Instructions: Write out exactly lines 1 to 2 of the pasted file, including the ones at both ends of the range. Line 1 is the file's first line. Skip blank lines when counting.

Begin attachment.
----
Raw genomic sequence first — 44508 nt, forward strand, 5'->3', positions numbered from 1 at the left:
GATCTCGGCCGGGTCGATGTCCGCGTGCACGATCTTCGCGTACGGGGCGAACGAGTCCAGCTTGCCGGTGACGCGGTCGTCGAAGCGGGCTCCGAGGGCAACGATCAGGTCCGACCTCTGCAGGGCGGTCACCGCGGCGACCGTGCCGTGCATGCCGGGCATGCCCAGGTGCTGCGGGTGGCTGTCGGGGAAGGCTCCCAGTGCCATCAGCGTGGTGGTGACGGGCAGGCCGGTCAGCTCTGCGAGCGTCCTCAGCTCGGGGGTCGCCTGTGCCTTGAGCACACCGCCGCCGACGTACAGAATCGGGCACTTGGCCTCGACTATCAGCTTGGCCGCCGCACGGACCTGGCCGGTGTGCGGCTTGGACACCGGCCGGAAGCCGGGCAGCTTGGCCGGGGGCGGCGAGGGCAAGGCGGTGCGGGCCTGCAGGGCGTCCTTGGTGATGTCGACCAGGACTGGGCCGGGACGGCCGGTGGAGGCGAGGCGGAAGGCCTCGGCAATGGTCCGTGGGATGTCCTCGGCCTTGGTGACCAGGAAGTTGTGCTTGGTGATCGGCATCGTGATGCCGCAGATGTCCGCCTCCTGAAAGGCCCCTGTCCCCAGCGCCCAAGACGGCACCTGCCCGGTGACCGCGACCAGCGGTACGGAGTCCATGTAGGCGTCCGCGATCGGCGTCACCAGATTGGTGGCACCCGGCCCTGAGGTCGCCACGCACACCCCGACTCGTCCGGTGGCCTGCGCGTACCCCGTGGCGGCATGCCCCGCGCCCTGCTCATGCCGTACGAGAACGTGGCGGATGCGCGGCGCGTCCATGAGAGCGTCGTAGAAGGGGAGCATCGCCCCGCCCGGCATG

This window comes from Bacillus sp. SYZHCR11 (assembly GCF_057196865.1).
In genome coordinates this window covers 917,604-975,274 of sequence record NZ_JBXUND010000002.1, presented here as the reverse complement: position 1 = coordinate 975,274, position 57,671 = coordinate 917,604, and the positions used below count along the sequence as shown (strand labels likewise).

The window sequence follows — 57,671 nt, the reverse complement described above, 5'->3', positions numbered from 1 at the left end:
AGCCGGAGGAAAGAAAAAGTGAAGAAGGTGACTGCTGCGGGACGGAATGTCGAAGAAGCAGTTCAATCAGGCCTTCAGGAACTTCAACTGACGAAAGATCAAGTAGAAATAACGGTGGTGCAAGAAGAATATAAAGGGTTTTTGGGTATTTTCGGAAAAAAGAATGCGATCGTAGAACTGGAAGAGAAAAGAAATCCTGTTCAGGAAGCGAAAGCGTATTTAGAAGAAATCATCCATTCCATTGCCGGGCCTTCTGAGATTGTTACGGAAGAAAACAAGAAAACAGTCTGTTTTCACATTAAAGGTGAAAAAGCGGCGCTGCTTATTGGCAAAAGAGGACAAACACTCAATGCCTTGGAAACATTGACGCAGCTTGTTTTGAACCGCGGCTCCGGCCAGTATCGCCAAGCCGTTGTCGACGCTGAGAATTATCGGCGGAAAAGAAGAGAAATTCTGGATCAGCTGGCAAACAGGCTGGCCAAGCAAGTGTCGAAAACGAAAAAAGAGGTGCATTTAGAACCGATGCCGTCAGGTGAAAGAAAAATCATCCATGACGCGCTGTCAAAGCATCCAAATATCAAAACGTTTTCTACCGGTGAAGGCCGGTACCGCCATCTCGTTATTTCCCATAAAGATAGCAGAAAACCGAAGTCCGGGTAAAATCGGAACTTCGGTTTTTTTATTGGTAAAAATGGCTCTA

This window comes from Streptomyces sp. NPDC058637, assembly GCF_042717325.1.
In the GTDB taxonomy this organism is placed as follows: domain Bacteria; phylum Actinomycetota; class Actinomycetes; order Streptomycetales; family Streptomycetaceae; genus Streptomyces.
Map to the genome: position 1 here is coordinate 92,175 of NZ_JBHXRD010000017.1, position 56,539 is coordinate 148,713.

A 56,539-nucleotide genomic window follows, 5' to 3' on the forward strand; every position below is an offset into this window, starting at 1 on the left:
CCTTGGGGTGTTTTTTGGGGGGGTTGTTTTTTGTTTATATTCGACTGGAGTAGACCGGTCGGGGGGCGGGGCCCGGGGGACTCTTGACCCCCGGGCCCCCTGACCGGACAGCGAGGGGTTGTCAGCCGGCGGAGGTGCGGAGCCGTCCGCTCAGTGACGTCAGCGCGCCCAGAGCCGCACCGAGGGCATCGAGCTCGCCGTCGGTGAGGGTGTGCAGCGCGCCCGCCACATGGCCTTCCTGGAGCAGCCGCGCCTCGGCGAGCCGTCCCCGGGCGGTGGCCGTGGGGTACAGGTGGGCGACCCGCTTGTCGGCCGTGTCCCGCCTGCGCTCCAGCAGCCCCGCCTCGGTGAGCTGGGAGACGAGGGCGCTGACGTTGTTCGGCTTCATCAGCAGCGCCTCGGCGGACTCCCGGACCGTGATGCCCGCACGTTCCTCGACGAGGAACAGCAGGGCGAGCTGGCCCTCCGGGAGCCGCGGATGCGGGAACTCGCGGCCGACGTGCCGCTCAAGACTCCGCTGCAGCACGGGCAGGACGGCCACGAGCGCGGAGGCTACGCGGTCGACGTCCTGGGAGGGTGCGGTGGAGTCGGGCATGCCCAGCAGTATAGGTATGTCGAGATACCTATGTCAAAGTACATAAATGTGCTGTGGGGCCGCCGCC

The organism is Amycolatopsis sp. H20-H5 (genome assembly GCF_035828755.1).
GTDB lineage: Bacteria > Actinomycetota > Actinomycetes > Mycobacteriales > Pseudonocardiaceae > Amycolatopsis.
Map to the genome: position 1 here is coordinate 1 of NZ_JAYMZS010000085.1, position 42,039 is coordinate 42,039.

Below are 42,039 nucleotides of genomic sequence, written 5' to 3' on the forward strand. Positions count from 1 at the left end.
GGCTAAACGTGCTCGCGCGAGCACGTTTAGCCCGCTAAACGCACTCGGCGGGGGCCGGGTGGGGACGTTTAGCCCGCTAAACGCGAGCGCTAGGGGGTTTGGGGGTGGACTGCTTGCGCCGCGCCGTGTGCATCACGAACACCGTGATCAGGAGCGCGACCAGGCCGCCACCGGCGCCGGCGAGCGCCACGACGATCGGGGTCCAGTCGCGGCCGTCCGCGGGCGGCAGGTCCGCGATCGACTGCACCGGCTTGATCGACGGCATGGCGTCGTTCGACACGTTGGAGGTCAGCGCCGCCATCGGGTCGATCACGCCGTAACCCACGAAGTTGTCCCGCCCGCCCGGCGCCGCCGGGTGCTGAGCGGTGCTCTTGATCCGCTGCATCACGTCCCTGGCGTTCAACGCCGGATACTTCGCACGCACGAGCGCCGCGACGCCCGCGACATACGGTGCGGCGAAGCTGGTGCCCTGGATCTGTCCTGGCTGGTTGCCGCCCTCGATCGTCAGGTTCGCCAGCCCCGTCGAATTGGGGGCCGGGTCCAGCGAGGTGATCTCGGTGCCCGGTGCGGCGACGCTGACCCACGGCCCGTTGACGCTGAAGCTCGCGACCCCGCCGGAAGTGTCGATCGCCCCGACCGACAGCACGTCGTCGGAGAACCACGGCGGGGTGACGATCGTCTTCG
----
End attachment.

Raw genomic sequence first — 44508 nt, forward strand, 5'->3', positions numbered from 1 at the left:
GATCTCGGCCGGGTCGATGTCCGCGTGCACGATCTTCGCGTACGGGGCGAACGAGTCCAGCTTGCCGGTGACGCGGTCGTCGAAGCGGGCTCCGAGGGCAACGATCAGGTCCGACCTCTGCAGGGCGGTCACCGCGGCGACCGTGCCGTGCATGCCGGGCATGCCCAGGTGCTGCGGGTGGCTGTCGGGGAAGGCTCCCAGTGCCATCAGCGTGGTGGTGACGGGCAGGCCGGTCAGCTCTGCGAGCGTCCTCAGCTCGGGGGTCGCCTGTGCCTTGAGCACACCGCCGCCGACGTACAGAATCGGGCACTTGGCCTCGACTATCAGCTTGGCCGCCGCACGGACCTGGCCGGTGTGCGGCTTGGACACCGGCCGGAAGCCGGGCAGCTTGGCCGGGGGCGGCGAGGGCAAGGCGGTGCGGGCCTGCAGGGCGTCCTTGGTGATGTCGACCAGGACTGGGCCGGGACGGCCGGTGGAGGCGAGGCGGAAGGCCTCGGCAATGGTCCGTGGGATGTCCTCGGCCTTGGTGACCAGGAAGTTGTGCTTGGTGATCGGCATCGTGATGCCGCAGATGTCCGCCTCCTGAAAGGCCCCTGTCCCCAGCGCCCAAGACGGCACCTGCCCGGTGACCGCGACCAGCGGTACGGAGTCCATGTAGGCGTCCGCGATCGGCGTCACCAGATTGGTGGCACCCGGCCCTGAGGTCGCCACGCACACCCCGACTCGTCCGGTGGCCTGCGCGTACCCCGTGGCGGCATGCCCCGCGCCCTGCTCATGCCGTACGAGAACGTGGCGGATGCGCGGCGCGTCCATGAGAGCGTCGTAGAAGGGGAGCATCGCCCCGCCCGGCATG